This volume offers a rich and thought-provoking portrait, or series of portraits, of the virtues required to read the Old Testament well. Biblical scholar Richard Briggs provides an exegetical exploration of “interpretive virtue” by carefully reading five Old Testament passages that reflect core virtues: humility, wisdom, trust, charity, and receptivity. The result is an example of theological interpretation that demonstrates the interplay between text and reader. Briggs approaches the biblical text with academic rigor and precision while maintaining an openness to the formative intentions of the biblical writers.
The Logos Bible Software edition of The Virtuous Reader: Old Testament Narrative and Interpretive Virtue is designed to encourage and stimulate your study and understanding of the Bible. Scripture passages link directly to your English translations and original-language texts, and important theological concepts link to dictionaries, encyclopedias, and a wealth of other resources in your digital library. In addition, you can perform powerful searches by topic and find what other authors, scholars, and theologians have to say about interpreting the Bible.
Situated in the Old Testament, though embracing the entire Christian canon, The Virtuous Reader breathes life into essential questions older than the rabbis and the church’s mothers and fathers. With sensitivity, the author invites us to consider those happy and healthy dispositions that Scripture itself elicits from those who would understand it. His learning is comprehensive, engaging not only ‘the usual suspects’ but also interpreters as varied as Wittgenstein and Mark Twain. Most important, by his gentle incisiveness Richard Briggs models the virtues of which he writes. A higher compliment than that I cannot render.
—C. Clifton Black, Otto A. Piper of Biblical Theology, Princeton Theological Seminary
This is a thorough-going, compendious critique of recent scholarship on readerly virtues as a condition of exegetical probity. Richard Briggs has given us ways to think coherently about achieving that trust in Scripture as Word of God that the text itself enjoins, yet without descending into a naivete that would undermine the ‘tough-minded’ critical virtues. A ‘state of the question’ study—and a contribution of great value.
—David Lyle Jeffrey, distinguished professor of literature and the humanities, Baylor University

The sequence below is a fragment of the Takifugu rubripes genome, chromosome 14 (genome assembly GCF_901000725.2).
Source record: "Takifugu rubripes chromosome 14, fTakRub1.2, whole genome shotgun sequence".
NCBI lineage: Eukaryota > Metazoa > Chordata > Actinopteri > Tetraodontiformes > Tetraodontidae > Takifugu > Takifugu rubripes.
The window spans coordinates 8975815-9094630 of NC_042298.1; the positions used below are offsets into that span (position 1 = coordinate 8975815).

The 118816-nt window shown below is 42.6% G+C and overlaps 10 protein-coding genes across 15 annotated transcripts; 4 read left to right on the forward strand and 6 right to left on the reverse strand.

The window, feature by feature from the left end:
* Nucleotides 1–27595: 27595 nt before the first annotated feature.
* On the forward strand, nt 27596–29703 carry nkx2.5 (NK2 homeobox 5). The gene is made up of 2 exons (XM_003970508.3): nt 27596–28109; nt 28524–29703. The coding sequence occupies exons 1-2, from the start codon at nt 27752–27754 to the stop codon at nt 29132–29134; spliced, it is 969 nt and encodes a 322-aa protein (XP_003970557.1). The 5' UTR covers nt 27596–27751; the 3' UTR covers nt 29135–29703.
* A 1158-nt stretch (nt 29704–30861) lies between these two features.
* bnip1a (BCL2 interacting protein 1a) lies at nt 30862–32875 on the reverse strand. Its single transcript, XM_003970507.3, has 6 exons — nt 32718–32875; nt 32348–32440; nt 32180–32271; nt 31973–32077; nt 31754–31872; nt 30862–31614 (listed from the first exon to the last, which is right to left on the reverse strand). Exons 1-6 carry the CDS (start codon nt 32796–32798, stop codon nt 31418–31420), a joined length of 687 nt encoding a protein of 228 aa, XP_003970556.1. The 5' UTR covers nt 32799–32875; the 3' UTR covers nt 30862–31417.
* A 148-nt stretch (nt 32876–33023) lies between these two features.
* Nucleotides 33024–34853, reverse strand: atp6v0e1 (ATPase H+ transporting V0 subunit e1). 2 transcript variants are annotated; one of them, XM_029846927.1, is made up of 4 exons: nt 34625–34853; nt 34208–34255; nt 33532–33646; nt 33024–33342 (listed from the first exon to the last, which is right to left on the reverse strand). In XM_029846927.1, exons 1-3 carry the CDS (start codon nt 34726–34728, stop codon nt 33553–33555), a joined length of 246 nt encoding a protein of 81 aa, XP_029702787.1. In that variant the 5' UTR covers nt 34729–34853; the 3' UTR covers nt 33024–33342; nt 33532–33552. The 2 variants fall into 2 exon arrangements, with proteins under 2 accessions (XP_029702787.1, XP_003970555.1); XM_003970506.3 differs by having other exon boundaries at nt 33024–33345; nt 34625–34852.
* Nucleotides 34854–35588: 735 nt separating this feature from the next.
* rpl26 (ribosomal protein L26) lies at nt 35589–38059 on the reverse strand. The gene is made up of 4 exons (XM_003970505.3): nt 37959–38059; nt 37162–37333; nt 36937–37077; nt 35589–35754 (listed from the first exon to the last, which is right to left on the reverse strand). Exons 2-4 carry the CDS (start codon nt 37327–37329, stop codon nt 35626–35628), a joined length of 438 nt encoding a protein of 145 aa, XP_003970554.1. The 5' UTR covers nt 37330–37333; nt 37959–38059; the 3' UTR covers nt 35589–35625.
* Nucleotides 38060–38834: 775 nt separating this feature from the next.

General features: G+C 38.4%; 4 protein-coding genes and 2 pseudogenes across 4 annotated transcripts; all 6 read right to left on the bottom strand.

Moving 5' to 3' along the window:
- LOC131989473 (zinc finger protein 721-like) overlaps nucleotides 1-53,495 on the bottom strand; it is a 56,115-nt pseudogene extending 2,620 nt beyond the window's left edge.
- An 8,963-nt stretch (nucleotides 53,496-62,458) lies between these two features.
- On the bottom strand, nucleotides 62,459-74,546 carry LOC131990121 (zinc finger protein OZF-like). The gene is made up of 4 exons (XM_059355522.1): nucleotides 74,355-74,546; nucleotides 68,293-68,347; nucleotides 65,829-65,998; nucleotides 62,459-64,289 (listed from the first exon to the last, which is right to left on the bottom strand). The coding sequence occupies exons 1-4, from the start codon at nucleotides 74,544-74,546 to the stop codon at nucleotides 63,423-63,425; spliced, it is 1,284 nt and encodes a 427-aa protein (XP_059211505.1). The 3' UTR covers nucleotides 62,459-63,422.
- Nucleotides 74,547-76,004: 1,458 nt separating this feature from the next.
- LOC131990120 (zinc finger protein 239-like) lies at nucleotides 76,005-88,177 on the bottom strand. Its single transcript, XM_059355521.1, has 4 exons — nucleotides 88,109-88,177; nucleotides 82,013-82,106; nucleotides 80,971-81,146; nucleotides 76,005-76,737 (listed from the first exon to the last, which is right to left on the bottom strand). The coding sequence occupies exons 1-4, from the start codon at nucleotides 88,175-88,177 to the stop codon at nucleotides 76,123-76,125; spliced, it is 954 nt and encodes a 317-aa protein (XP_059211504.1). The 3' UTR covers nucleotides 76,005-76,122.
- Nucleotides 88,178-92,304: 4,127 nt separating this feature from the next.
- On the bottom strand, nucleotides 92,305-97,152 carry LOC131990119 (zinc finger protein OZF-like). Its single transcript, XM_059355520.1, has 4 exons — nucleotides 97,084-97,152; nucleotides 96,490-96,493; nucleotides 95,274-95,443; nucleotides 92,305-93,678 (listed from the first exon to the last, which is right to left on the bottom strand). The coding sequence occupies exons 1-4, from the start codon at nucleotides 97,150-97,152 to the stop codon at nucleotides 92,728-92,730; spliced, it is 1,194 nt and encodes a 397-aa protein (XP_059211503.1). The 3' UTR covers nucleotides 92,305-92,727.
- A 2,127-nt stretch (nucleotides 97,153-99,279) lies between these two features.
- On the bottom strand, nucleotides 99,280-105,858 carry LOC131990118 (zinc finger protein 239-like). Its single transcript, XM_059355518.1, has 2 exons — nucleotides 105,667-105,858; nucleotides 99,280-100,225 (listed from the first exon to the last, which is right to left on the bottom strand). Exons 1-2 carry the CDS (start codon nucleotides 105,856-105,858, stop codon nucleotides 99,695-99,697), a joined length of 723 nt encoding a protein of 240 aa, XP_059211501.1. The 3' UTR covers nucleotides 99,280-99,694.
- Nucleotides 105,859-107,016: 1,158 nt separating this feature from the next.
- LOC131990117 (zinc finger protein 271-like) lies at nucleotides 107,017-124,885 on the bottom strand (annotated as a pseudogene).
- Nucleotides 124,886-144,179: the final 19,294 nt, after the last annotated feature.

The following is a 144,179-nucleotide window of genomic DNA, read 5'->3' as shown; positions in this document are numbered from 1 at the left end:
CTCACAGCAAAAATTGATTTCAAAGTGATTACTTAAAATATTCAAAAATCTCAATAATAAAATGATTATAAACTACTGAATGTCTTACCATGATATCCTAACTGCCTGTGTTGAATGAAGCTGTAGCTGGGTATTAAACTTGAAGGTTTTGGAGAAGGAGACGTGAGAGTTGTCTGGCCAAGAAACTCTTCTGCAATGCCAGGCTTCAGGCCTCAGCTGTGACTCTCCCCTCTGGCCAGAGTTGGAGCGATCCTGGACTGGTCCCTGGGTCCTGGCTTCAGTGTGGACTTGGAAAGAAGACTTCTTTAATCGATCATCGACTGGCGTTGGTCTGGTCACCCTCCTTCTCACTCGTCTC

A terrific book! Briggs significantly advances the conversations about biblical interpretation and Christian character through his rich exegetical studies and his philosophical and theological insights. This book should be read by biblical scholars, theologians, ethicists, and pastors alike.
—L. Gregory Jones, professor of theology, Duke University
Richard Briggs combines sophisticated theological hermeneutics with close attention to the biblical text and a probing interaction with the literature of biblical commentary, both ancient and modern. The result is immensely readable—fresh discussions leading to readings of the Old Testament that are both memorable and persuasive.
—Walter Moberly, professor of theology and religion, Durham University
This fascinating contribution focuses on the question, what kind of reader should we be in order to read the Bible well? Extremely well informed both about hermeneutics and philosophical conceptions of virtue, Briggs aims to show connections between the act of reading and the character of the reader. The Old Testament itself, he argues, not only implicitly projects an ideal virtuous character within its texts but also gives clues to the kinds of virtues expected of the reader. It is a most welcome addition to any scholarly and pastoral library on the Old Testament.
—Gordon McConville, professor of Old Testament theology, University of Gloucestershire
Richard S. Briggs is a lecturer in Old Testament and director of biblical studies at Cranmer Hall, St. John’s College, Durham University. He is the author of Words in Action: Speech Act Theory and Biblical Interpretation and Reading the Bible Wisely.